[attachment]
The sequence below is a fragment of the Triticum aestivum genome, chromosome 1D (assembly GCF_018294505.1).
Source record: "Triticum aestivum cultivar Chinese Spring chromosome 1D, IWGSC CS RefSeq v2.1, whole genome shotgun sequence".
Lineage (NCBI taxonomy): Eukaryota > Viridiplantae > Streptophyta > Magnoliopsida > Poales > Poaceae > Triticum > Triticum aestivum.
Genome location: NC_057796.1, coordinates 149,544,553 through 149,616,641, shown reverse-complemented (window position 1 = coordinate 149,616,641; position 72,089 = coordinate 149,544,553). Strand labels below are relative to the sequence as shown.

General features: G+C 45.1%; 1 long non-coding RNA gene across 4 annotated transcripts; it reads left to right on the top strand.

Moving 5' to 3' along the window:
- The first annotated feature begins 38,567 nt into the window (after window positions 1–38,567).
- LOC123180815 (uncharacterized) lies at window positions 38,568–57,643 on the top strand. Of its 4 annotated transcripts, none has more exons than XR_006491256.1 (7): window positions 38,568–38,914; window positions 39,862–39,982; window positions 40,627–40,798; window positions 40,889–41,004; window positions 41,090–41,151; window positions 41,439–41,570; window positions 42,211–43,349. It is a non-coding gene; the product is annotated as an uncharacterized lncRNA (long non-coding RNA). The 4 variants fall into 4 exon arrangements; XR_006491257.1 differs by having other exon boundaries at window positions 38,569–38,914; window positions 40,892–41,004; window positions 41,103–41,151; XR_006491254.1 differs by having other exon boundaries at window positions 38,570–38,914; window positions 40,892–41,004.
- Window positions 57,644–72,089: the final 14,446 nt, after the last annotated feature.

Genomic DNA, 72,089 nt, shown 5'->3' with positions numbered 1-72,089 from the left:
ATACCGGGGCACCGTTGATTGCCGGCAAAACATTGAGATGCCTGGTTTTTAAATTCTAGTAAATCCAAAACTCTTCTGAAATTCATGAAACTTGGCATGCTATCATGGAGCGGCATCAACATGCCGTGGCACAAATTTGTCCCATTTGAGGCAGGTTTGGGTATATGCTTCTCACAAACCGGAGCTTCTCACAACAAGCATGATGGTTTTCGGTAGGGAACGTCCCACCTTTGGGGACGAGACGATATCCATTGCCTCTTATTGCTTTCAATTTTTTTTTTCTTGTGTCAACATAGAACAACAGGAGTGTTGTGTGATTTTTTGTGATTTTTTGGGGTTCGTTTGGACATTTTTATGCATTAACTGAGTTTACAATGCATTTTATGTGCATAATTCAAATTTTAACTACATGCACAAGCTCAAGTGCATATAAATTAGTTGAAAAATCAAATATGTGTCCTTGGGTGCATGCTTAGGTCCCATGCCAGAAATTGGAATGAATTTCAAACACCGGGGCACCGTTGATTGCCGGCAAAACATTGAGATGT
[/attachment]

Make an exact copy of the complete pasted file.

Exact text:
The sequence below is a fragment of the Triticum aestivum genome, chromosome 1D (assembly GCF_018294505.1).
Source record: "Triticum aestivum cultivar Chinese Spring chromosome 1D, IWGSC CS RefSeq v2.1, whole genome shotgun sequence".
Lineage (NCBI taxonomy): Eukaryota > Viridiplantae > Streptophyta > Magnoliopsida > Poales > Poaceae > Triticum > Triticum aestivum.
Genome location: NC_057796.1, coordinates 149,544,553 through 149,616,641, shown reverse-complemented (window position 1 = coordinate 149,616,641; position 72,089 = coordinate 149,544,553). Strand labels below are relative to the sequence as shown.

General features: G+C 45.1%; 1 long non-coding RNA gene across 4 annotated transcripts; it reads left to right on the top strand.

Moving 5' to 3' along the window:
- The first annotated feature begins 38,567 nt into the window (after window positions 1–38,567).
- LOC123180815 (uncharacterized) lies at window positions 38,568–57,643 on the top strand. Of its 4 annotated transcripts, none has more exons than XR_006491256.1 (7): window positions 38,568–38,914; window positions 39,862–39,982; window positions 40,627–40,798; window positions 40,889–41,004; window positions 41,090–41,151; window positions 41,439–41,570; window positions 42,211–43,349. It is a non-coding gene; the product is annotated as an uncharacterized lncRNA (long non-coding RNA). The 4 variants fall into 4 exon arrangements; XR_006491257.1 differs by having other exon boundaries at window positions 38,569–38,914; window positions 40,892–41,004; window positions 41,103–41,151; XR_006491254.1 differs by having other exon boundaries at window positions 38,570–38,914; window positions 40,892–41,004.
- Window positions 57,644–72,089: the final 14,446 nt, after the last annotated feature.

Genomic DNA, 72,089 nt, shown 5'->3' with positions numbered 1-72,089 from the left:
ATACCGGGGCACCGTTGATTGCCGGCAAAACATTGAGATGCCTGGTTTTTAAATTCTAGTAAATCCAAAACTCTTCTGAAATTCATGAAACTTGGCATGCTATCATGGAGCGGCATCAACATGCCGTGGCACAAATTTGTCCCATTTGAGGCAGGTTTGGGTATATGCTTCTCACAAACCGGAGCTTCTCACAACAAGCATGATGGTTTTCGGTAGGGAACGTCCCACCTTTGGGGACGAGACGATATCCATTGCCTCTTATTGCTTTCAATTTTTTTTTTCTTGTGTCAACATAGAACAACAGGAGTGTTGTGTGATTTTTTGTGATTTTTTGGGGTTCGTTTGGACATTTTTATGCATTAACTGAGTTTACAATGCATTTTATGTGCATAATTCAAATTTTAACTACATGCACAAGCTCAAGTGCATATAAATTAGTTGAAAAATCAAATATGTGTCCTTGGGTGCATGCTTAGGTCCCATGCCAGAAATTGGAATGAATTTCAAACACCGGGGCACCGTTGATTGCCGGCAAAACATTGAGATGT